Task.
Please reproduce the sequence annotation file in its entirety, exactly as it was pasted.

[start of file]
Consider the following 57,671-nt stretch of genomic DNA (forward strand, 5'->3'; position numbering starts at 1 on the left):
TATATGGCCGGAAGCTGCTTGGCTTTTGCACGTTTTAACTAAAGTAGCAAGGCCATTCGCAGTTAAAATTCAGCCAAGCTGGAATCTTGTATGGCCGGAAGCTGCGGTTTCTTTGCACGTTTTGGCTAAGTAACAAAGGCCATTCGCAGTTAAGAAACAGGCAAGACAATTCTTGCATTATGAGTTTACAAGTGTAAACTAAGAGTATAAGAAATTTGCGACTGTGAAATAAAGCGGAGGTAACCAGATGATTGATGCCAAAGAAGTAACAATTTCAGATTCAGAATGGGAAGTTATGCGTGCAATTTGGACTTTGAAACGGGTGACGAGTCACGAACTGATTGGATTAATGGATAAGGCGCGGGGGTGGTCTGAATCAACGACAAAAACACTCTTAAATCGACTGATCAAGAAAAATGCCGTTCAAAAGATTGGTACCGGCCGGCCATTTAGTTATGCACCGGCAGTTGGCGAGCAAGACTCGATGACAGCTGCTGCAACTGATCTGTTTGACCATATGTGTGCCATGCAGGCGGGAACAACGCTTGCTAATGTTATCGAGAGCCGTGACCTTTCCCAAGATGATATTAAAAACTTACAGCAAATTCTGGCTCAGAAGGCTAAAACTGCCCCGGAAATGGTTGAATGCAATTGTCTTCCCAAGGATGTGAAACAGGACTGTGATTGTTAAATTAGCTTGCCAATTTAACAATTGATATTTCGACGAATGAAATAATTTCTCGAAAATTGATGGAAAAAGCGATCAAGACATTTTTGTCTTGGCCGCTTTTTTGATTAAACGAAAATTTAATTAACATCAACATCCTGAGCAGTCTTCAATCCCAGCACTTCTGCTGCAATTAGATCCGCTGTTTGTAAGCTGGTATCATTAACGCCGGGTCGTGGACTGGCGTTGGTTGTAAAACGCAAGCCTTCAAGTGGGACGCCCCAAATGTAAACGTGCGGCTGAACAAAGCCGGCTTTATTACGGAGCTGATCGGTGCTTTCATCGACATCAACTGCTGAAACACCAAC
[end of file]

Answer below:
Consider the following 57,671-nt stretch of genomic DNA (forward strand, 5'->3'; position numbering starts at 1 on the left):
TATATGGCCGGAAGCTGCTTGGCTTTTGCACGTTTTAACTAAAGTAGCAAGGCCATTCGCAGTTAAAATTCAGCCAAGCTGGAATCTTGTATGGCCGGAAGCTGCGGTTTCTTTGCACGTTTTGGCTAAGTAACAAAGGCCATTCGCAGTTAAGAAACAGGCAAGACAATTCTTGCATTATGAGTTTACAAGTGTAAACTAAGAGTATAAGAAATTTGCGACTGTGAAATAAAGCGGAGGTAACCAGATGATTGATGCCAAAGAAGTAACAATTTCAGATTCAGAATGGGAAGTTATGCGTGCAATTTGGACTTTGAAACGGGTGACGAGTCACGAACTGATTGGATTAATGGATAAGGCGCGGGGGTGGTCTGAATCAACGACAAAAACACTCTTAAATCGACTGATCAAGAAAAATGCCGTTCAAAAGATTGGTACCGGCCGGCCATTTAGTTATGCACCGGCAGTTGGCGAGCAAGACTCGATGACAGCTGCTGCAACTGATCTGTTTGACCATATGTGTGCCATGCAGGCGGGAACAACGCTTGCTAATGTTATCGAGAGCCGTGACCTTTCCCAAGATGATATTAAAAACTTACAGCAAATTCTGGCTCAGAAGGCTAAAACTGCCCCGGAAATGGTTGAATGCAATTGTCTTCCCAAGGATGTGAAACAGGACTGTGATTGTTAAATTAGCTTGCCAATTTAACAATTGATATTTCGACGAATGAAATAATTTCTCGAAAATTGATGGAAAAAGCGATCAAGACATTTTTGTCTTGGCCGCTTTTTTGATTAAACGAAAATTTAATTAACATCAACATCCTGAGCAGTCTTCAATCCCAGCACTTCTGCTGCAATTAGATCCGCTGTTTGTAAGCTGGTATCATTAACGCCGGGTCGTGGACTGGCGTTGGTTGTAAAACGCAAGCCTTCAAGTGGGACGCCCCAAATGTAAACGTGCGGCTGAACAAAGCCGGCTTTATTACGGAGCTGATCGGTGCTTTCATCGACATCAACTGCTGAAACACCAAC